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Nationalising the power supply plays right into the Great Reset’s hands

Kit Knightly

There’s a lot of talk about energy prices in the UK right now. And a lot of talk about what to do about them. The record profits reported by oil companies this year have fuelled a lot of outrage – both in the press and the public – and politicians are lining up to suggest a solution to this problem.

One solution often mooted is nationalising – or re-nationalising – energy suppliers.

The UK’s Trade Union Congress was among the first to call for it, going so far as to publish a costed report claiming the whole process would cost just 2.85 billion pounds. Former Green Party leader Caroline Lucas has publicly supported the measure.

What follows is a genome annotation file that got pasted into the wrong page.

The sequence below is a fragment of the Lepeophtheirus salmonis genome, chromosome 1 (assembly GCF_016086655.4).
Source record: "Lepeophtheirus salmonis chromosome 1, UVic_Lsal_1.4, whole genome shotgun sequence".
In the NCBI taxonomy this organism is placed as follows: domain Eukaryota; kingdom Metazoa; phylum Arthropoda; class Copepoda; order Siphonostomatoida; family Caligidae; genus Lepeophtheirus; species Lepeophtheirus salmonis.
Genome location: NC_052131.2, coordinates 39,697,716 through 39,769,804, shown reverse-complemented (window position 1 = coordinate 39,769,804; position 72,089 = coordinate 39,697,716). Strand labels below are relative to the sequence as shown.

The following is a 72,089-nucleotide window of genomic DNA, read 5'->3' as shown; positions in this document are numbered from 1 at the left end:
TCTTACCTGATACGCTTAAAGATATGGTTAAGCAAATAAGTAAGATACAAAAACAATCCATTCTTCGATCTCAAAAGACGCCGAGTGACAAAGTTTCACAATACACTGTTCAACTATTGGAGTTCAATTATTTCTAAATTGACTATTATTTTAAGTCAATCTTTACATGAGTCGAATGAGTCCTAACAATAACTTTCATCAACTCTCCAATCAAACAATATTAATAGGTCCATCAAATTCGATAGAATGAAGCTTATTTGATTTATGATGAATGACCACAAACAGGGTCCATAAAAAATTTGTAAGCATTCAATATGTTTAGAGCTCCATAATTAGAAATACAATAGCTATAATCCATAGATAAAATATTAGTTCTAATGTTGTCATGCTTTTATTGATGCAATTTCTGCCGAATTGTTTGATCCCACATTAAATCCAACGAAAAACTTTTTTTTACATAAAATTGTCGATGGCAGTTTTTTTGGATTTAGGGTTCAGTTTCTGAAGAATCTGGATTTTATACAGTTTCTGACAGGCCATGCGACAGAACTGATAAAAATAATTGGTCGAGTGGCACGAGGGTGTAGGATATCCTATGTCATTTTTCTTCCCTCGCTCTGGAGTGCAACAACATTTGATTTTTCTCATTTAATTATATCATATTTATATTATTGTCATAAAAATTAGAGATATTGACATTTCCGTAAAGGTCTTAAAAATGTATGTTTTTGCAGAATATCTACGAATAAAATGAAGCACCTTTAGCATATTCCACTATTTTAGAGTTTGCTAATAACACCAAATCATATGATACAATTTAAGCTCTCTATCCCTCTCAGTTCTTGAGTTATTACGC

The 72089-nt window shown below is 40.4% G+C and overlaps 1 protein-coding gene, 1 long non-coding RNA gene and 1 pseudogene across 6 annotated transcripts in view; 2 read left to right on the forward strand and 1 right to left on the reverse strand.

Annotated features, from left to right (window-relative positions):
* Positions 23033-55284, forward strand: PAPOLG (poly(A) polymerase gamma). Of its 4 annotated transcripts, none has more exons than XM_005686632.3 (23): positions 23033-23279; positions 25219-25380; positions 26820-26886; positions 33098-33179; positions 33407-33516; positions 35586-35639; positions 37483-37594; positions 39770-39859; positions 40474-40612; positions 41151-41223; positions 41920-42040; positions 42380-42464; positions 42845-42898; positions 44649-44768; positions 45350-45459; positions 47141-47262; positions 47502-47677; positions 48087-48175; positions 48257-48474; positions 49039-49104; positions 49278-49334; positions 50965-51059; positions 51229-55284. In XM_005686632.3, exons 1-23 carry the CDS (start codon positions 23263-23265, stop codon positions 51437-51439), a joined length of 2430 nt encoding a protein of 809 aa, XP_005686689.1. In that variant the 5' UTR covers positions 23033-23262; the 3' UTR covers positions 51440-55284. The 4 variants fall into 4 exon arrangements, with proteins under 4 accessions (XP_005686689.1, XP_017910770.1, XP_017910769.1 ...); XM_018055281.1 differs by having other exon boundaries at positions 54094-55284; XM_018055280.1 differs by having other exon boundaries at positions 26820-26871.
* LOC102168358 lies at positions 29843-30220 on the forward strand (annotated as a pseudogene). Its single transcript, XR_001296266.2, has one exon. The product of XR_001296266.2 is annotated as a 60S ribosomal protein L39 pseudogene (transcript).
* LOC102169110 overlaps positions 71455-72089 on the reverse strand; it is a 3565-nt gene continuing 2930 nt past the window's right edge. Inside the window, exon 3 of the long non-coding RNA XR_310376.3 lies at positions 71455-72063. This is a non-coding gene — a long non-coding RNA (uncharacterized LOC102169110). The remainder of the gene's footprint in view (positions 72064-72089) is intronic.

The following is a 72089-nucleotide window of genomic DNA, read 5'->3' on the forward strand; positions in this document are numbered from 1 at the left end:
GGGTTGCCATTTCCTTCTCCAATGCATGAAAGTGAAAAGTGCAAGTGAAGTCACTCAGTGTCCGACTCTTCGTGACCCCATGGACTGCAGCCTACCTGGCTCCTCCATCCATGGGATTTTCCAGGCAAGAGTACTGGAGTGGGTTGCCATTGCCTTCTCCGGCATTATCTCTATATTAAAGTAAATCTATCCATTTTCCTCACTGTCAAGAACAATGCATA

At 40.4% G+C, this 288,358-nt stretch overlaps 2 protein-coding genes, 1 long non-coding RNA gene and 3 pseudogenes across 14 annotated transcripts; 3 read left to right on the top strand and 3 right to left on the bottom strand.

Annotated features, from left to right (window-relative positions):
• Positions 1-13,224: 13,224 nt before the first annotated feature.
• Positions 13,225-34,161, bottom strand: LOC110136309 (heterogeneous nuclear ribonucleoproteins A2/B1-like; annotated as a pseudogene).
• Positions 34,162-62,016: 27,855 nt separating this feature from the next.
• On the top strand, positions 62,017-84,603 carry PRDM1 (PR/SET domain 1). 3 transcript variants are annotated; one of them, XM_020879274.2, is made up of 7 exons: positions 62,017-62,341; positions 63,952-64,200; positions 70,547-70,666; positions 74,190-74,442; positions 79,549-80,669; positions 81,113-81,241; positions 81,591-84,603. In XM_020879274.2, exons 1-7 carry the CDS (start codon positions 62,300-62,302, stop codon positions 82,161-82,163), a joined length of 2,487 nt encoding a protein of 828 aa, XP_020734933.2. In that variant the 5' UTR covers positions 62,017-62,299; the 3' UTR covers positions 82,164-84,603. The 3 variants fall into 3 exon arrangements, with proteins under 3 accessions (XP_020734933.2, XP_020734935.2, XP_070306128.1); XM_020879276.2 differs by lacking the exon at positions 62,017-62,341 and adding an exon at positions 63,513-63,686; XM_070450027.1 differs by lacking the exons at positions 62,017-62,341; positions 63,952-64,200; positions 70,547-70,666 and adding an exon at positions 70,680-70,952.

The Soros-funded openDemocracy thinktank published a piece just today headlined “What nationalising energy companies would cost – and how to do it”, which heavily cites the TUC report.

Former Prime Minister Gordon Brown wants to “temporarily” re-nationalise companies that “fail to lower bills”. Even the Telegraph – the Telegraph – is taking the suggestion somewhat seriously.

The current Labour leader Sir Keir Starmer has publicly ruled out nationalisation, in favour of a plan to spend £29 billion on, essentially, paying people’s extortionate energy bills for them. But since this is over ten times the alleged cost of nationalisation, Labours position is such a weak opposition it may as well be an endorsement.